I am a retired public school teacher and grandmother to a child with a genetic syndrome. We have watched in horror the gun violence by "angry/and or ill" young people. Having a grandson with special needs has given us a viewpoint we would not have had. Some of these kids, such as Adam Lanza, have been in regular schools, as is my grandson. We have a LONG ways to go in teaching our children that because a child is "different", can't keep up with them physically, mentally or socially doesn't mean it is okay to look at them and treat them as though they have three heads. It doesn't take these children long to know that because they don't march to the same drum as most of their classmates, it makes them "less than". They are not included in activities, ignored socially and treated cruelly. I have seen the tears and the lack of understanding since there is nothing these children can do to make themselves "normal". Any parent who takes the time to teach a child to love and include--really include--the child who through no fault of his own is "different", first of all makes their child a better person and contributes to the special child perhaps growing up to believe that maybe there is a place for him where he can be accepted and loved. I am not advocating that would solve all the issues we need to discuss but can guarantee it would give the "special" needs kids a different outlook and perhaps make us all better people.
David January 07, 2013 at 04:30 AM
These are all great positive views I hope the new committee / board can use these views, opinions and strong concerns in a meaningful way.... and that more of the wonderful, bright caring minds continue to stay involved and others get involved. -coming from as a proud but somewhat scared father of three kindergarten and first graders here in Newtown!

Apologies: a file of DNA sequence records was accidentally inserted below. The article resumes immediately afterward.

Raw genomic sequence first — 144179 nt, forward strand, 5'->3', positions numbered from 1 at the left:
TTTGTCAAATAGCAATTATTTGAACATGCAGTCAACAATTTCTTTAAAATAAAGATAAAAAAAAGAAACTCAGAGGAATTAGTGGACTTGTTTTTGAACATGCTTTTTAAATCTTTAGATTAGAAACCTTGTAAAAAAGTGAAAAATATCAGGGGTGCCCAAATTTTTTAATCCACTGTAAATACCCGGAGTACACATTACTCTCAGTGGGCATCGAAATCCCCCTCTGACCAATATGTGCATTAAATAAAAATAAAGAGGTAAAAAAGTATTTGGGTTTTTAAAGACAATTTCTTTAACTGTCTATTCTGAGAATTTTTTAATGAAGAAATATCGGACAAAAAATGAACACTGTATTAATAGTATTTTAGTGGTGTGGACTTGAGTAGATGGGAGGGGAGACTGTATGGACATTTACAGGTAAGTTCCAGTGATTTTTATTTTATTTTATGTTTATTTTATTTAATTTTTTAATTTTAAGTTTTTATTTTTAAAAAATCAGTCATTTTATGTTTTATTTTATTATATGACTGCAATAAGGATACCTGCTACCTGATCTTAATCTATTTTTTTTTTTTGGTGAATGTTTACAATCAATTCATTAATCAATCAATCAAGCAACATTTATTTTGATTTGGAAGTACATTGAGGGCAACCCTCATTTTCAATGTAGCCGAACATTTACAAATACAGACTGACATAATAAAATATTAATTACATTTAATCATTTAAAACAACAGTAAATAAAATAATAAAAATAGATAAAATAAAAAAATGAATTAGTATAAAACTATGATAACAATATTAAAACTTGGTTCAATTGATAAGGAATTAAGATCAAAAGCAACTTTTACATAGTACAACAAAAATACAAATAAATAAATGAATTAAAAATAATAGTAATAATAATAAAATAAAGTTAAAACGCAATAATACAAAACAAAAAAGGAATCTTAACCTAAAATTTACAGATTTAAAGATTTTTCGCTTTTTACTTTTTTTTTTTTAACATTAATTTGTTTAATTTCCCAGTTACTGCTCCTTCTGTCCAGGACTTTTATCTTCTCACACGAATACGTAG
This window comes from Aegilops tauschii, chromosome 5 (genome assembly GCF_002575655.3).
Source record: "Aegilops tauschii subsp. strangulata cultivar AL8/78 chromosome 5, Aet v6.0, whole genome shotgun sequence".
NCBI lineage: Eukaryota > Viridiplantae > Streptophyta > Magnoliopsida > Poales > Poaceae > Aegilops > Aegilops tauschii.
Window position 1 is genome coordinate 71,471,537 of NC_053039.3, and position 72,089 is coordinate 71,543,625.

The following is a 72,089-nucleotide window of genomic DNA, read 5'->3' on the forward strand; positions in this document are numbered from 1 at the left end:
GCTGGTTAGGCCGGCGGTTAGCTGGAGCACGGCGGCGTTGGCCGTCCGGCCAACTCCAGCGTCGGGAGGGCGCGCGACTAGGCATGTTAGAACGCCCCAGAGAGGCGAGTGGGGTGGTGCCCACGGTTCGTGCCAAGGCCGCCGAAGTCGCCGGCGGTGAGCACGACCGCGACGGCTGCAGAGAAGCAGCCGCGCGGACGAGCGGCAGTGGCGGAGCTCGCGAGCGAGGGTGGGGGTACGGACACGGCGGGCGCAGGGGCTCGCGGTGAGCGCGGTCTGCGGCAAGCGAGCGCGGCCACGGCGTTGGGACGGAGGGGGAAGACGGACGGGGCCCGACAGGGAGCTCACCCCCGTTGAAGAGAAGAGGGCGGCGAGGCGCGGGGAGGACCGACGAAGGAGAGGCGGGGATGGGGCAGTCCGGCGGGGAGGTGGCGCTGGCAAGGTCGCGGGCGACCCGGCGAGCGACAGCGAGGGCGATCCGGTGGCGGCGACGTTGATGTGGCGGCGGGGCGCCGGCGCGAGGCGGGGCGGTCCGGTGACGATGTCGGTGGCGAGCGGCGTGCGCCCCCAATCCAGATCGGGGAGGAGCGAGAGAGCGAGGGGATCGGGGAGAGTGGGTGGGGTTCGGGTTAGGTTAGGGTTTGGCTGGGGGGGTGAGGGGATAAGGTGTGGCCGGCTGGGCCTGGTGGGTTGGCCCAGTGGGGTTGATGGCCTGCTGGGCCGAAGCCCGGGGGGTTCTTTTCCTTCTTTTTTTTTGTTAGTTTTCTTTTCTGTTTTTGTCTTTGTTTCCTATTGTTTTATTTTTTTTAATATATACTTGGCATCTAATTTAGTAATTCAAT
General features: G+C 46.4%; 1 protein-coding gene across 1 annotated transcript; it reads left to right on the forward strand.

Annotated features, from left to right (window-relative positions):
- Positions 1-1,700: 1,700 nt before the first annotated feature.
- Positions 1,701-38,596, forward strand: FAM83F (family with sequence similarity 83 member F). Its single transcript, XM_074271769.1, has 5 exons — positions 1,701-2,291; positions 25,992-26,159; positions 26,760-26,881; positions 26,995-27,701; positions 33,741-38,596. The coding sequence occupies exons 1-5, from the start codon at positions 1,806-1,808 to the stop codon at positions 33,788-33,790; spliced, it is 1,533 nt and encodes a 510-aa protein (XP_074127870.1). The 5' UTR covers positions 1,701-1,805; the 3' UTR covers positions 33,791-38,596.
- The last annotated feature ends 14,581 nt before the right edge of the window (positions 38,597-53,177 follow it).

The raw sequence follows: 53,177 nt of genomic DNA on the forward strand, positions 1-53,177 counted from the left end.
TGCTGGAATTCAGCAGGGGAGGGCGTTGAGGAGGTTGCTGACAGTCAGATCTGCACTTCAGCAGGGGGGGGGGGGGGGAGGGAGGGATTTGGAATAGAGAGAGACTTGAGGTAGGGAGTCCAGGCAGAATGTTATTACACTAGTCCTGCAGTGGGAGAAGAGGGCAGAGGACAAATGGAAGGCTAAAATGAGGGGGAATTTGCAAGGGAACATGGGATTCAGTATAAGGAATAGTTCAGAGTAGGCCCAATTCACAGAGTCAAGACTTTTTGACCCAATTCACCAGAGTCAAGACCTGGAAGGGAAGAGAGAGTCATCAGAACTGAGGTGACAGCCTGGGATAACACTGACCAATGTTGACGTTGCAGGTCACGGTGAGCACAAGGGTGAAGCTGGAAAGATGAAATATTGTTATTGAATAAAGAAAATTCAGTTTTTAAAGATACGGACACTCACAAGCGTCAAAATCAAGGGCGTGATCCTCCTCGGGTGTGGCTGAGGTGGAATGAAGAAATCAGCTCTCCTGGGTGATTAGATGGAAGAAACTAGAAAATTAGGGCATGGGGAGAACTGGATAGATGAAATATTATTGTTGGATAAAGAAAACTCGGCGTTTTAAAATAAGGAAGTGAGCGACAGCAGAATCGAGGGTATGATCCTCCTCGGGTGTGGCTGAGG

Greg Burns January 07, 2013 at 04:59 AM
If you are not prepared to defend and fight against violence when it occurs and wherever it occurs, you will likely become a victim. Evil men will prevail against good men if the good are not prepared, ready and willing to stand against them and to do what is necessary to stop them. When violence comes to our feet only you and I will be there. If you are not ready to fight, you better pray I am there and ready. The police will not be there, just you and me.


More »
Got a question? Something on your mind? Talk to your community, directly.
Note Article
Just a short thought to get the word out quickly about anything in your neighborhood.
Share something with your neighbors.What's on your mind?What's on your mind?Make an announcement, speak your mind, or sell somethingPost something
See more »